ROSE program aims to prevent postpartum depression

Stock photo: A woman holding a sleeping baby over her shoulder covers her own eyes in distress

Postpartum depression occurs in around one to seven women. Commonly occurring within six weeks after childbirth, PPD can affect the mother and her relationship with her baby and lead to “significant distress and/or impairment.”

ROSE — Reach Out, Stay Strong, Essentials for mothers of newborns — is an evidence-based program that has reduced cases of postpartum depression by half among low-income women in a series of randomized control trials. The ROSE program is now among the U.S. Preventive Services Task Force recommendations to prevent perinatal depression.

Developed by Caron Zlotnick, director of behavioral medicine research at Women & Infants Hospital of Rhode Island and a Brown University professor, the program includes four or eight prenatal sessions and one postnatal “booster” session. Sessions can be delivered by nurses, health educators and others; mental health expertise is not needed. Topics include education on postpartum depression, managing the transition to motherhood, self-care and assertiveness.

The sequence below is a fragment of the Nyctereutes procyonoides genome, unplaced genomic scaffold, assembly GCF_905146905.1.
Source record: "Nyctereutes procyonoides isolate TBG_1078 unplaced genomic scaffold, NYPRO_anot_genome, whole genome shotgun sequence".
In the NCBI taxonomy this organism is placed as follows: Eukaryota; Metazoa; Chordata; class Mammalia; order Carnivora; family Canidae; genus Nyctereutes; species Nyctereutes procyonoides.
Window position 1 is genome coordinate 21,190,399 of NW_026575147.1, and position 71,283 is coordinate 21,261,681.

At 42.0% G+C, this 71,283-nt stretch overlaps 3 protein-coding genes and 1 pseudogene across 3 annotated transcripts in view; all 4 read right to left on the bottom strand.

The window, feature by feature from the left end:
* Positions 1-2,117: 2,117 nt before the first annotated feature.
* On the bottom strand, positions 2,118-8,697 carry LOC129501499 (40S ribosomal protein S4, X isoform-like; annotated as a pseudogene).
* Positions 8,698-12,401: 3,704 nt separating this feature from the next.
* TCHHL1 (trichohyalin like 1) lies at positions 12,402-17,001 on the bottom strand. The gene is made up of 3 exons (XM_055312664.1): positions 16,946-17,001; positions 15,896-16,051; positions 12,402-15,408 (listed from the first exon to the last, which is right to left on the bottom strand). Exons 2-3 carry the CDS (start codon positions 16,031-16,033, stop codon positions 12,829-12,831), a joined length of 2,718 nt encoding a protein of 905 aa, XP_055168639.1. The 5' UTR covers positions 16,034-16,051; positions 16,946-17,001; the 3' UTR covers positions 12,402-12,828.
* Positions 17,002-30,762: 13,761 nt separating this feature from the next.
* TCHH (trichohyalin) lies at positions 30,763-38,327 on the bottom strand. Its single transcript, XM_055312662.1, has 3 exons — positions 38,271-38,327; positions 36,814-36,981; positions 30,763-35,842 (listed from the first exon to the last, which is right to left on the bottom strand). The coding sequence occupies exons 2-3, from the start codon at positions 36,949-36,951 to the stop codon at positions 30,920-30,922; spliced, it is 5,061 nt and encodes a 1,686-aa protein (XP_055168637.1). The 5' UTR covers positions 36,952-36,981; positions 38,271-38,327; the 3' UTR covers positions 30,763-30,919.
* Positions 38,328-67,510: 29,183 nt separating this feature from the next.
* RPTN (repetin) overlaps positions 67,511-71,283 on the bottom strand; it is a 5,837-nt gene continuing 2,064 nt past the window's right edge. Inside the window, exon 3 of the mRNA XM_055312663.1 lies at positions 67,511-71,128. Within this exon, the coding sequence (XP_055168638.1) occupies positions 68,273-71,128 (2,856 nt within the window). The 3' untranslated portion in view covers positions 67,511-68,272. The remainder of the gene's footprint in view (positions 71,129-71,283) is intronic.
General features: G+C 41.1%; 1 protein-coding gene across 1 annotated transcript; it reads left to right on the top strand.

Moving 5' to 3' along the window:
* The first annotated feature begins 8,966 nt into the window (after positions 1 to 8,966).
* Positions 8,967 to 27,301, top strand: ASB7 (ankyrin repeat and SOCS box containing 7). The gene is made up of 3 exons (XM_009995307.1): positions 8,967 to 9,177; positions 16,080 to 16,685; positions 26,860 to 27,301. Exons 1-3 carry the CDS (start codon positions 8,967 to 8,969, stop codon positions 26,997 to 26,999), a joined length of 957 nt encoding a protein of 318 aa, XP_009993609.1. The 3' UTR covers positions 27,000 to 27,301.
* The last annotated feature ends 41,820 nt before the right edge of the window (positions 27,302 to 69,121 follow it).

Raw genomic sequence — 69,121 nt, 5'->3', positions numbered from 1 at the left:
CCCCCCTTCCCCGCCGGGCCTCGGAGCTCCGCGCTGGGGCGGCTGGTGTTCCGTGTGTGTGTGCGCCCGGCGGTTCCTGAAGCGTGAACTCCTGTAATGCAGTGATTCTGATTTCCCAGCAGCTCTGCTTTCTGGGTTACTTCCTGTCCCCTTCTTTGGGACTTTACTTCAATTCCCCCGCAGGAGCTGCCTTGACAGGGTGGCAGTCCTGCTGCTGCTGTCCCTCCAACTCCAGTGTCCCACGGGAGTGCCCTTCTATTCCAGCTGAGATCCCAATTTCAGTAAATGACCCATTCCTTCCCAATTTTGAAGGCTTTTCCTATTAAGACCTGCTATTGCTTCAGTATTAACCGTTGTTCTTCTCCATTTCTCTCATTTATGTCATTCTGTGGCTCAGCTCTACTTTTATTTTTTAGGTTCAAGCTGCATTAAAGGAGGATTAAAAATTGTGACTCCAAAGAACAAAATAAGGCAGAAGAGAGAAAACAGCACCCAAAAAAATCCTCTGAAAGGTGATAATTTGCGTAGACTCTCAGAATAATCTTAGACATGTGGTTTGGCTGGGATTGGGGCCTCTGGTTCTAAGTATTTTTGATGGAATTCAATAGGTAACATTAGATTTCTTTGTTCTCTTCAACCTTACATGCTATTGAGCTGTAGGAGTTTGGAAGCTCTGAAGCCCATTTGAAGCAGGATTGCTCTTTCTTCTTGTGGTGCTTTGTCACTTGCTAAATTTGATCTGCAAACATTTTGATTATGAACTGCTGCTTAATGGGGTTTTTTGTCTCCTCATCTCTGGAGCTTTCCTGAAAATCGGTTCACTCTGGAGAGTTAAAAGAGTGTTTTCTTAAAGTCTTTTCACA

The Women & Infants Hospital website features training videos and PowerPoint slides for five training sessions, including slides for telehealth delivery of ROSE. Also available are downloadable resources, a patient workbook in English and Spanish, study flyers and a ROSE implementation plan. All resources and training materials are free.

Visit the Women & Infants Hospital website to learn more.